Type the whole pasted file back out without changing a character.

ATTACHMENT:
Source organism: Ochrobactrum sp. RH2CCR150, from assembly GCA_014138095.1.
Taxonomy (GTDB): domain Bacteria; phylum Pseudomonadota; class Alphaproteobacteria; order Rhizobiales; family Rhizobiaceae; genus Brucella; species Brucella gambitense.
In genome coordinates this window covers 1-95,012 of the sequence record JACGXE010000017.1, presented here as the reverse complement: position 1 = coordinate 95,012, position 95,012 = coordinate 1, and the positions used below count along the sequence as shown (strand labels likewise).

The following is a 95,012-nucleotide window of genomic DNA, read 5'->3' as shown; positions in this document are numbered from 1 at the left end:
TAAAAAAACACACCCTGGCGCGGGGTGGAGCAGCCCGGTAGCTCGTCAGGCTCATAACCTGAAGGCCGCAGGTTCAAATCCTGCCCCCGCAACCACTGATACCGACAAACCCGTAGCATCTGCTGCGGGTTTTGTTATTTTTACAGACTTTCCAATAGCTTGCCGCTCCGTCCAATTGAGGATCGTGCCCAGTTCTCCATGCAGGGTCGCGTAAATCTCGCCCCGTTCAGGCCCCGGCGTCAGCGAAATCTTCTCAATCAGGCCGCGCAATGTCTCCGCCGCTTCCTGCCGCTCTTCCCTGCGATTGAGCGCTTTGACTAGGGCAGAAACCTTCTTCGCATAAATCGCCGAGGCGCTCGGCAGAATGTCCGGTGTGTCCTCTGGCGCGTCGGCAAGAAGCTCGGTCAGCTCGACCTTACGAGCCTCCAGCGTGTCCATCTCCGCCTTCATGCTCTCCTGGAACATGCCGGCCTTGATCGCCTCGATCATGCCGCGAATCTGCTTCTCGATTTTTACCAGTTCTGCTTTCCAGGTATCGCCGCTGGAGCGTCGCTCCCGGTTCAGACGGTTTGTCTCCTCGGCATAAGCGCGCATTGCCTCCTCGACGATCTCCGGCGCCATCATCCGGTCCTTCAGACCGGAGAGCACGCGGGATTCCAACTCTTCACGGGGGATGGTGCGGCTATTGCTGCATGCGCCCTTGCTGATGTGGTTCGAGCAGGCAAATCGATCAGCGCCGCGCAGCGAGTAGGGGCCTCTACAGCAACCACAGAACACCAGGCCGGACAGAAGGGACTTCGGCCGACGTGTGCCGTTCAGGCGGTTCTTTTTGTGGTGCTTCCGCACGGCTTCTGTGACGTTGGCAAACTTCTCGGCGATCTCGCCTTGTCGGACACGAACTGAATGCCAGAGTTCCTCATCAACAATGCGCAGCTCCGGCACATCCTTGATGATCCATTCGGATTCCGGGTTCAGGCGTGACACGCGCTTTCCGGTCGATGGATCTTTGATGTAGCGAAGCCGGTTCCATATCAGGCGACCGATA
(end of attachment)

Source organism: Ochrobactrum sp. RH2CCR150, from assembly GCA_014138095.1.
Taxonomy (GTDB): domain Bacteria; phylum Pseudomonadota; class Alphaproteobacteria; order Rhizobiales; family Rhizobiaceae; genus Brucella; species Brucella gambitense.
In genome coordinates this window covers 1-95,012 of the sequence record JACGXE010000017.1, presented here as the reverse complement: position 1 = coordinate 95,012, position 95,012 = coordinate 1, and the positions used below count along the sequence as shown (strand labels likewise).

The following is a 95,012-nucleotide window of genomic DNA, read 5'->3' as shown; positions in this document are numbered from 1 at the left end:
TAAAAAAACACACCCTGGCGCGGGGTGGAGCAGCCCGGTAGCTCGTCAGGCTCATAACCTGAAGGCCGCAGGTTCAAATCCTGCCCCCGCAACCACTGATACCGACAAACCCGTAGCATCTGCTGCGGGTTTTGTTATTTTTACAGACTTTCCAATAGCTTGCCGCTCCGTCCAATTGAGGATCGTGCCCAGTTCTCCATGCAGGGTCGCGTAAATCTCGCCCCGTTCAGGCCCCGGCGTCAGCGAAATCTTCTCAATCAGGCCGCGCAATGTCTCCGCCGCTTCCTGCCGCTCTTCCCTGCGATTGAGCGCTTTGACTAGGGCAGAAACCTTCTTCGCATAAATCGCCGAGGCGCTCGGCAGAATGTCCGGTGTGTCCTCTGGCGCGTCGGCAAGAAGCTCGGTCAGCTCGACCTTACGAGCCTCCAGCGTGTCCATCTCCGCCTTCATGCTCTCCTGGAACATGCCGGCCTTGATCGCCTCGATCATGCCGCGAATCTGCTTCTCGATTTTTACCAGTTCTGCTTTCCAGGTATCGCCGCTGGAGCGTCGCTCCCGGTTCAGACGGTTTGTCTCCTCGGCATAAGCGCGCATTGCCTCCTCGACGATCTCCGGCGCCATCATCCGGTCCTTCAGACCGGAGAGCACGCGGGATTCCAACTCTTCACGGGGGATGGTGCGGCTATTGCTGCATGCGCCCTTGCTGATGTGGTTCGAGCAGGCAAATCGATCAGCGCCGCGCAGCGAGTAGGGGCCTCTACAGCAACCACAGAACACCAGGCCGGACAGAAGGGACTTCGGCCGACGTGTGCCGTTCAGGCGGTTCTTTTTGTGGTGCTTCCGCACGGCTTCTGTGACGTTGGCAAACTTCTCGGCGATCTCGCCTTGTCGGACACGAACTGAATGCCAGAGTTCCTCATCAACAATGCGCAGCTCCGGCACATCCTTGATGATCCATTCGGATTCCGGGTTCAGGCGTGACACGCGCTTTCCGGTCGATGGATCTTTGATGTAGCGAAGCCGGTTCCATATCAGGCGACCGATA